There’s something incredible about the idea of a diamond discarded by jewelers as flawed becoming the world’s first solid state quantum computer. The design of the computer utilizes the flaws in the diamond’s structure as the key locations for incredibly tiny processors – known as qubits. The computer, fashioned from the insides of a diamond, is capable of a trick once judged impossible, and may change the face of how we look at computers forever.
While standard computers process information as a series of ones and zeroes, the quantum computer developed by scientists at the University of Southern California can process information both as a one and a zero – at the same time. And while quantum computers have come about before, this latest technological feat allows scientists to use quantum computing to process information with less background noise interfering than ever before. For the first time, we may be looking at a method that brings quantum computers into the real world in ways never before thought possible. To put it another way, the development could be nearly as exciting as the invention of the integrated circuit in the first place.
The team involved in the project included Daniel Lidar, a USC professor, and Zhihui Wang, a postdoctoral researcher. The circuits involved utilize quantum physics to make processing of information instantaneous. A computer using standard integrated circuits, no matter how small, must still process that information at a fixed speed while the qubits of a quantum computer process them virtually instantaneously. If used on a larger scale, computers using this solid state technology would finally be able to operate on the same quantum level as the neurons in a human brain.
If quantum computers do follow the expectations of many scientists, the result would be another computer revolution the likes of which we have never seen with computers operating at a fraction of the size performing much faster than ever before thought possible. Though it is relatively new today, within a few years the creation of this solid state diamond computer could be seen as a major historical precedent for technology and computers of the future.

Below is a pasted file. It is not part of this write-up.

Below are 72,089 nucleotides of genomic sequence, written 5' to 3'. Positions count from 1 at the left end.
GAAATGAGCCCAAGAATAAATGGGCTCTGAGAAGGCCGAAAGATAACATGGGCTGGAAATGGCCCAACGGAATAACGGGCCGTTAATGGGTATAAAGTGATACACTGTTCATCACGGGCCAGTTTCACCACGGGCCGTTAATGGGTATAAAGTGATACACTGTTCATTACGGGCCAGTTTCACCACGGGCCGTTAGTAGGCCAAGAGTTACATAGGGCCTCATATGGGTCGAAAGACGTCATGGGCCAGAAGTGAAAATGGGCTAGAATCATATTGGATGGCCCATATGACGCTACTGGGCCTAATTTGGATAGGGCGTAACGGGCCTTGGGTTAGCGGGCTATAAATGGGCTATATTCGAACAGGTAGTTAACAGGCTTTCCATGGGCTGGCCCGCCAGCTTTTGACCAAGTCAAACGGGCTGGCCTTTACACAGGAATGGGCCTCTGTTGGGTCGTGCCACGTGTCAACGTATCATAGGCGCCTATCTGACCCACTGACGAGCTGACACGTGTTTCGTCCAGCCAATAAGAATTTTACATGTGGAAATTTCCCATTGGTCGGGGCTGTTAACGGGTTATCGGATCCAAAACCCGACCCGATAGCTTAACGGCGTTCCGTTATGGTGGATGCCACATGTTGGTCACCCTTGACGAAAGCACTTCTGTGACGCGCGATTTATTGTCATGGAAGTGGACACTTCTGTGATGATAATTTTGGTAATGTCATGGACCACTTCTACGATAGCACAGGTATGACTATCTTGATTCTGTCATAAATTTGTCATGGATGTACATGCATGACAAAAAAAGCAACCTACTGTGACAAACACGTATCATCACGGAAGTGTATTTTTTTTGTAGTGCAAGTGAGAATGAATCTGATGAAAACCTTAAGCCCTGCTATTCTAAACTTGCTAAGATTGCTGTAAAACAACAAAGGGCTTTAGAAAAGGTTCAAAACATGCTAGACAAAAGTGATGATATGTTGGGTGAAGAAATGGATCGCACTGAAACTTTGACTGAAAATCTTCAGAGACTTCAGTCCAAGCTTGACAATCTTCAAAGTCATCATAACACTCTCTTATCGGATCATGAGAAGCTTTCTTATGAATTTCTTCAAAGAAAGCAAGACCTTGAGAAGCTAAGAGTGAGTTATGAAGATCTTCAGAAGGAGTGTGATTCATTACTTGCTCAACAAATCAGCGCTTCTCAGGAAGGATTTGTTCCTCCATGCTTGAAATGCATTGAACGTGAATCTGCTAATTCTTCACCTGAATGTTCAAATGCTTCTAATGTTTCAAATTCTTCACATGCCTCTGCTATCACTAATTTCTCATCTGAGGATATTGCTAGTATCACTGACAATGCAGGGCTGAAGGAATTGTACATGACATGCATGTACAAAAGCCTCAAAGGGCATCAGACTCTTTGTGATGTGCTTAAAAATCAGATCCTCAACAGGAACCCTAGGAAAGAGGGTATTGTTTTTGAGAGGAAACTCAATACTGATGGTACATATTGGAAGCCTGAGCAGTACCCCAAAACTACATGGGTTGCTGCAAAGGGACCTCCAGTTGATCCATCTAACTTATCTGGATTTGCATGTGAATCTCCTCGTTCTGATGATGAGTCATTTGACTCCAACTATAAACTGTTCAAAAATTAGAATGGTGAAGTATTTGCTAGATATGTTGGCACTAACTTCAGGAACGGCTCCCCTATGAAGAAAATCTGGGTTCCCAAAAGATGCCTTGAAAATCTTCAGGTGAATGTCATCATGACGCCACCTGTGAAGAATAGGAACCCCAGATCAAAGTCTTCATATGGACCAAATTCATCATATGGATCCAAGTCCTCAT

Up until now, decoherence has been one of the largest problems with quantum computing. Those designing a qubit have had to make the device in often volatile environments where the machine sees a great deal of outside interference. By encasing the same qubits in diamond, however, external interactions are reduced significantly and the processing within becomes much more reliable.
In September of last year, one of the key architecture styles of qubit computing received vindication when researchers announced that they had successfully demonstrated that a quantum computer could be made using the Von Neumann RAM partitioning method.
So how big would quantum computing be in the real world? As far as practical purposes are concerned, a quantum computer is virtually unlimited in its processing power, if decoherence can be successfully contained.